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‘Look at Your Lines!’

young boy painting with hands

About this video

Teachers help children develop their science skills by creating engaging activities that activate children’s curiosity and desire to discover the properties of materials. A visual art activity, such as the finger painting activity we see in this video, can be an opportunity to explore science concepts.

In this video, we see Leo, age 4, finger paint. His teacher facilitates Leo’s thinking by sharing her observations of his painting process and describing how he mixes colors to create a new hue. She also encourages his thinking about cause and effect as he makes lines with his fingernails and smooths them out with his palm.



Teacher: (Unintelligible), yeah. Oooh, you made some purple right there.

You’re mixing colors.

And you know what? You can use your nails and scratch.

(Laughs) Woah, isn’t that crazy?

Whoo! Look at that, ahh.

Leo: That’s two big scratch.

Teacher: Two big scratches.

Teacher 2: Those are two big scratches, that’s for sure.

Teacher: Then you can erase them and smooth them out again. I tell you …

Benchmarks and How They Were Met

BenchmarksHow They Were Met
Language Arts
1.D.ECa: With teacher assistance, use complete sentences in speaking with peers and adults in individual and group situations.
1.D.ECb: Speak using age-appropriate conventions of Standard English grammar and usage.
1.E.ECb: Exhibit curiosity and interest in learning new words heard in conversations and books.
1.E.ECc: With teacher assistance, use new words acquired through conversations and book‐sharing experiences.
The teachers repeat the child’s words to expand on his language. For example, the child says “that’s two big scratch.” A teacher affirms his use of the vocabulary but then helps him correct the sentence structure by saying “Those are two big scratches, that’s for sure.” The teacher helps the child use complete sentences with appropriate conventions through this interaction.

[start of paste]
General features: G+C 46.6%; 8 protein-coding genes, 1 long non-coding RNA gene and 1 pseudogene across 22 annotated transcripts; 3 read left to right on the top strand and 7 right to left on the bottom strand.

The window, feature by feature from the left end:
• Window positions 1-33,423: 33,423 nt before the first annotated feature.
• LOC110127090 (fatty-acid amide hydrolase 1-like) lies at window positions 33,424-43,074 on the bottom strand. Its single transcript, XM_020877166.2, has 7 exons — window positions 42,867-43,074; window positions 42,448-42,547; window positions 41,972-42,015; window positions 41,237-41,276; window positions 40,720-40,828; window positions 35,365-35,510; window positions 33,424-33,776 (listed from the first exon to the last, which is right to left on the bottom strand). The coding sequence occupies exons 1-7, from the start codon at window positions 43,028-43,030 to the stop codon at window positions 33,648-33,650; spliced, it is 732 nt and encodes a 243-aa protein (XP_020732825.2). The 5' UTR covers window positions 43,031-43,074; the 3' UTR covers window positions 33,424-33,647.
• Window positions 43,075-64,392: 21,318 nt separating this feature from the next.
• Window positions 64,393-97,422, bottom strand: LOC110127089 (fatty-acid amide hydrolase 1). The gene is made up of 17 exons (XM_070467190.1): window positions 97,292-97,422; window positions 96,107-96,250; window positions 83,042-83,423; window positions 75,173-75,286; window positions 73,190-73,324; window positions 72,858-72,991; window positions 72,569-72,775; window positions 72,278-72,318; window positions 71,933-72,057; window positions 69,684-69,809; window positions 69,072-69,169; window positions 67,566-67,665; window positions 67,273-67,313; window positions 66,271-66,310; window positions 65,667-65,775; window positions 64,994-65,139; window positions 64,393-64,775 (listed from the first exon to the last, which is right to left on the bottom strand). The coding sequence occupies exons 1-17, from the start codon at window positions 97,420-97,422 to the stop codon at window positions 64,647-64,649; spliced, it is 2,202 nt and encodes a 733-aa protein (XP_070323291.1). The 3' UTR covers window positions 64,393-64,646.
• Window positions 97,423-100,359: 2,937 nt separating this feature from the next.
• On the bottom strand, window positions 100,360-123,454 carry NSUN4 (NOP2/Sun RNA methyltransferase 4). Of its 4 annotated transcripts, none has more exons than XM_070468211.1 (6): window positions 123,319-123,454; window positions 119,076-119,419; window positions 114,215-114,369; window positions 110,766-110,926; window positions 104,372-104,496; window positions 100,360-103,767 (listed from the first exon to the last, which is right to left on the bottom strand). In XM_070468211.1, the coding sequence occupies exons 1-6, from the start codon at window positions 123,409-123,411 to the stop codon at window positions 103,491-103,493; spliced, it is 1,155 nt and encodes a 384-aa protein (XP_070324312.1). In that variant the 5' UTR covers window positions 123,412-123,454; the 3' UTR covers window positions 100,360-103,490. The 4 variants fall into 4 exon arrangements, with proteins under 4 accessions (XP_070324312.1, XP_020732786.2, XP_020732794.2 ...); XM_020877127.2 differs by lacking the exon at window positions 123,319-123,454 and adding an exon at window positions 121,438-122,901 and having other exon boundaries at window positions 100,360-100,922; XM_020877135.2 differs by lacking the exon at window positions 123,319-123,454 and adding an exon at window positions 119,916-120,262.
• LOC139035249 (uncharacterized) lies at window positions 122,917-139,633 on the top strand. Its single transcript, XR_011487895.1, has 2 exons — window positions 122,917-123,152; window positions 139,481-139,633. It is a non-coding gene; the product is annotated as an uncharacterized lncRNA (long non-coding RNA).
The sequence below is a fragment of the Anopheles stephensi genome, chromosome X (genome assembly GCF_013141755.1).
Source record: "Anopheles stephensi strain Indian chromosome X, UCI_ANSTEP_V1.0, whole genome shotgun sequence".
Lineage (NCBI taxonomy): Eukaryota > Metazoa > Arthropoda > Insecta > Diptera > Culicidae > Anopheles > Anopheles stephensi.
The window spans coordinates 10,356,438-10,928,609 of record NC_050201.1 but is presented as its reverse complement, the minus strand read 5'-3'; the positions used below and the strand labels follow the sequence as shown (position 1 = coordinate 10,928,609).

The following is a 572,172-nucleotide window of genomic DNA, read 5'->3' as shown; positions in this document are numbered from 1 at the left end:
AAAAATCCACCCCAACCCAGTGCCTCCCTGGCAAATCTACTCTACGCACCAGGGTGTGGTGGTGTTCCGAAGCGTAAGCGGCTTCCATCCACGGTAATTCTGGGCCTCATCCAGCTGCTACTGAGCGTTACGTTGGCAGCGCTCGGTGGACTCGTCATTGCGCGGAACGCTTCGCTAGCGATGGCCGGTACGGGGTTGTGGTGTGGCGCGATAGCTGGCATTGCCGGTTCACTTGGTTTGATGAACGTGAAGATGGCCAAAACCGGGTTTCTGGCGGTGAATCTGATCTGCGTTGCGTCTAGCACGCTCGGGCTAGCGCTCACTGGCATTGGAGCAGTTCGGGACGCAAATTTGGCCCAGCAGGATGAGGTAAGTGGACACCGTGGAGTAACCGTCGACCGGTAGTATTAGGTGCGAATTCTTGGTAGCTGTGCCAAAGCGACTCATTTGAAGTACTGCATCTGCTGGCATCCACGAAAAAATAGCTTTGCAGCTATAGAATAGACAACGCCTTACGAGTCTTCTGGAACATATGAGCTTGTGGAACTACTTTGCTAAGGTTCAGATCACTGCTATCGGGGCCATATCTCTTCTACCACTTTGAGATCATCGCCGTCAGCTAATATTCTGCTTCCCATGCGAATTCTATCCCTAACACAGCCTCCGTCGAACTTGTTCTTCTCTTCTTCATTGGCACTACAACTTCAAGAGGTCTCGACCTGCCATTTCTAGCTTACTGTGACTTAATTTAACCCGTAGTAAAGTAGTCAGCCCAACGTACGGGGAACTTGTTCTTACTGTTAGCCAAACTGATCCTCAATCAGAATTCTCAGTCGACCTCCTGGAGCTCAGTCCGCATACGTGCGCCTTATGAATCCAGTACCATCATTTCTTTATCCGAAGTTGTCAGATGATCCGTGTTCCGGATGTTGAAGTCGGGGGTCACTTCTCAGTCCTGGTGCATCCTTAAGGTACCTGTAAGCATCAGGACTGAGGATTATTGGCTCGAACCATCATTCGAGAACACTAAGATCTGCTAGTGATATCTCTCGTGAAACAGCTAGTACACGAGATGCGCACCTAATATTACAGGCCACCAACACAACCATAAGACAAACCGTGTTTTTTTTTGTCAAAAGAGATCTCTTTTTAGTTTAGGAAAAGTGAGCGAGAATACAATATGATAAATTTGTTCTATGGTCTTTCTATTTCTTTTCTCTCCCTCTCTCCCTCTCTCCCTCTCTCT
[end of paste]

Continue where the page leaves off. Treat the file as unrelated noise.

11.A.ECf: Make meaning from experience and information by describing, talking, and thinking about what happened during an investigation.
The child participates in a science investigation while mixing paint and using his hands to actively explore the materials. The teacher mentions that he is “mixing colors” and that he “made purple.” She also encourages the child to scratch his paper to make lines. The child reflects on what he is doing and describes his actions by saying “that’s two big scratch.”
The Arts
25.A.ECd: Visual Arts: Investigate and participate in activities using visual arts materials.
The child shows his appreciation of the visual arts by actively exploring the paint with his fingers. He makes designs with his nails and then learns to smooth the scratches out with his palms.
Social/Emotional Development
30.C.ECa: Exhibit eagerness and curiosity as a learner.
30.C.ECc: Show some initiative, self-direction, and independence in actions.
The child shows eagerness and curiosity about his activity. The teacher also helps the child develop more excitement by saying “whoo” and “woah” to show her own excitement. She also helps the child by offering ideas about what he can do with the paint and his fingers. By offering suggestions, the teacher helps the child develop self-initiative.

About this resource

Setting(s) for which the article is intended:
  • Home
  • Family Child Care
  • Child Care Center
  • Preschool Program

Intended audience(s):
  • Parents / Family
  • Teachers / Service providers
  • Faculty / Trainer

Age Levels (the age of the children to whom the article applies):
Related Illinois Early Learning and Development Standards:
Reviewed: 2019